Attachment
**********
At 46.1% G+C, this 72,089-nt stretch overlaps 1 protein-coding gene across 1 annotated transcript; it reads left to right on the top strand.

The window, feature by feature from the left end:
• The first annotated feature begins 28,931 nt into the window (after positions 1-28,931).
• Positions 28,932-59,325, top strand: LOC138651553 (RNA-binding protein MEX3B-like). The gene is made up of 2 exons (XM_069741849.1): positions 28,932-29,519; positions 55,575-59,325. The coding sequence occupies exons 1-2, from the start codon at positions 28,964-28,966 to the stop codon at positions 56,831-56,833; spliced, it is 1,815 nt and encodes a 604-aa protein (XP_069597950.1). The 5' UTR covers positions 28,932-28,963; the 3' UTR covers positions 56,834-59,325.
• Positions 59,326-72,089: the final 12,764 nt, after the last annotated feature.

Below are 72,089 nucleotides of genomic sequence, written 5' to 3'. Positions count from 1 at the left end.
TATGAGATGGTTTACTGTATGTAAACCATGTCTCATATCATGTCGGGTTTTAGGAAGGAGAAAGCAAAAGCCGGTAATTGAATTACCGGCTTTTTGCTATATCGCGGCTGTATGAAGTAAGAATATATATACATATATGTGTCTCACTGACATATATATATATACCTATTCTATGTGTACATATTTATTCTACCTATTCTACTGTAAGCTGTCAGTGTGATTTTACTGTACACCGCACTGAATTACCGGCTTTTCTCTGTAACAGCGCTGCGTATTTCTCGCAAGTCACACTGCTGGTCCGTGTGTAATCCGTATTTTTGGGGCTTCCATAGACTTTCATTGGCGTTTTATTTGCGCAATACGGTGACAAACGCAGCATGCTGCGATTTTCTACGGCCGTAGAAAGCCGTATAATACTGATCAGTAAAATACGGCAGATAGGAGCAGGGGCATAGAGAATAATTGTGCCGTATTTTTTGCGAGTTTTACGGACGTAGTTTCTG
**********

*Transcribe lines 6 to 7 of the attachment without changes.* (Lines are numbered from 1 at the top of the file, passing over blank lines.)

Below are 72,089 nucleotides of genomic sequence, written 5' to 3'. Positions count from 1 at the left end.
TATGAGATGGTTTACTGTATGTAAACCATGTCTCATATCATGTCGGGTTTTAGGAAGGAGAAAGCAAAAGCCGGTAATTGAATTACCGGCTTTTTGCTATATCGCGGCTGTATGAAGTAAGAATATATATACATATATGTGTCTCACTGACATATATATATATACCTATTCTATGTGTACATATTTATTCTACCTATTCTACTGTAAGCTGTCAGTGTGATTTTACTGTACACCGCACTGAATTACCGGCTTTTCTCTGTAACAGCGCTGCGTATTTCTCGCAAGTCACACTGCTGGTCCGTGTGTAATCCGTATTTTTGGGGCTTCCATAGACTTTCATTGGCGTTTTATTTGCGCAATACGGTGACAAACGCAGCATGCTGCGATTTTCTACGGCCGTAGAAAGCCGTATAATACTGATCAGTAAAATACGGCAGATAGGAGCAGGGGCATAGAGAATAATTGTGCCGTATTTTTTGCGAGTTTTACGGACGTAGTTTCTG